As the transition from coal to natural gas gains momentum and an increasing emphasis is placed on ESG considerations along with decarbonisation efforts, the power industry in the United States has witnessed a reduction in emissions. The collective emissions from coal and natural gas power facilities have decreased by approximately one-third over the past decade.

U.S. CO2 Emissions from Coal and Natural Gas Power Plants


In the meantime, the ongoing joint efforts from both private entities and public institutions to achieve decarbonisation have created economic and societal incentives for the closure of coal-fired power facilities. The provided report indicates that a substantial capacity of approximately 110,000 MWe from additional coal plants has declared their plans for decommissioning. This represents slightly over fifty percent of the remaining coal-powered fleet in the United States and accounts for around 11% of the total U.S. generation from coal, natural gas, and nuclear sources.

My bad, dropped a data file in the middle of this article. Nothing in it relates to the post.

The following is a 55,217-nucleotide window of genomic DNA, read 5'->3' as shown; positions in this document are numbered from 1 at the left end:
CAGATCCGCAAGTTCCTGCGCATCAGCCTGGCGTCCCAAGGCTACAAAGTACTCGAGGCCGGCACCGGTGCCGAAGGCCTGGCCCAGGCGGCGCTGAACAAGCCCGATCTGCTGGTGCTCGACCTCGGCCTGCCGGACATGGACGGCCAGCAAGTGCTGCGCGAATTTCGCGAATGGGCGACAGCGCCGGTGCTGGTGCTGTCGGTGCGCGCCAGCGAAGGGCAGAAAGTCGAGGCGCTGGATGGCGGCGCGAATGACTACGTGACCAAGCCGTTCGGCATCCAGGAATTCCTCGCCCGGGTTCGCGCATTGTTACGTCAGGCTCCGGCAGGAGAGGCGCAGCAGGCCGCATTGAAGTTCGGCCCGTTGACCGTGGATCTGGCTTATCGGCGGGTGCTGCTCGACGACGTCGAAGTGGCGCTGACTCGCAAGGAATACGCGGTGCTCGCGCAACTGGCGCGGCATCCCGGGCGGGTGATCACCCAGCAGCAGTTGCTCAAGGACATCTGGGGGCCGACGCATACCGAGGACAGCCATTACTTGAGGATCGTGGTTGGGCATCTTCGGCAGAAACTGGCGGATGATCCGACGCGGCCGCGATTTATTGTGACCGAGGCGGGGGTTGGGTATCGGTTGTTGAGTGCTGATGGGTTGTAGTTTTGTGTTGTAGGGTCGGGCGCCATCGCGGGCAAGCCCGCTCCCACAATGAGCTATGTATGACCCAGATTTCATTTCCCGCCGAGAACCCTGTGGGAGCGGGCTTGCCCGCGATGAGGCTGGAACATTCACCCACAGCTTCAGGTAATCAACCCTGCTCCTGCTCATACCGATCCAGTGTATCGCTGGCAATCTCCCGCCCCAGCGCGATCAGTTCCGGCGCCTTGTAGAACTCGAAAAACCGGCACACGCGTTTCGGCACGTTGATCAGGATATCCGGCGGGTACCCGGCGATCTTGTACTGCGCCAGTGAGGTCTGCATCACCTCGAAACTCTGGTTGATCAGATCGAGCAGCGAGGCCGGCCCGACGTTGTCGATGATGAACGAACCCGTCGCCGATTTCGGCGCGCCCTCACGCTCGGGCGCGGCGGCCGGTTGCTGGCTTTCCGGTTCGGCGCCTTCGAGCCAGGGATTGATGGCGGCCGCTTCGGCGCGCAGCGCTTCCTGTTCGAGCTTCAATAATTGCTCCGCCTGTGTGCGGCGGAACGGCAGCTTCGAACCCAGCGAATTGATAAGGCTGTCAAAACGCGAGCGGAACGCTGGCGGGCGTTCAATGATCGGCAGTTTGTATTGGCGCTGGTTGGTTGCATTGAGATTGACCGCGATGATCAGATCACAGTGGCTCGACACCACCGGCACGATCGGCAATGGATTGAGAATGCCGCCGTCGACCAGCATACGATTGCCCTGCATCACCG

U.S. Planned Coal-Fired Power Plant Retirements


However, regional ISOs and power balancing authorities across the country continue to struggle with the prospect of replacing baseload and dispatchable coal generation, which can be called upon whenever needed, with intermittent wind and solar resources that answer to the whims of nature (and transmission constraints). This struggle has brought about a noticeable shift in government support of the U.S.’ aging nuclear fleet, which provides baseload, dispatchable, emissions-free generation. The clearest illustration of that has been the Civil Nuclear Credit Program, which amounts to funding the U.S.’ nuclear fleet in the hopes of keeping them economic.

Even so, that program is meant to only maintain the current fleet, not grow it. Vogtle Units 3 and 4 will very likely be the last new-build, large-scale fission reactors in the U.S. The new units at Vogtle have provided a warning to the market of the massive financial ($30 Billion), technological, and regulatory undertaking that is building a modern-day nuclear-powered generator in the U.S.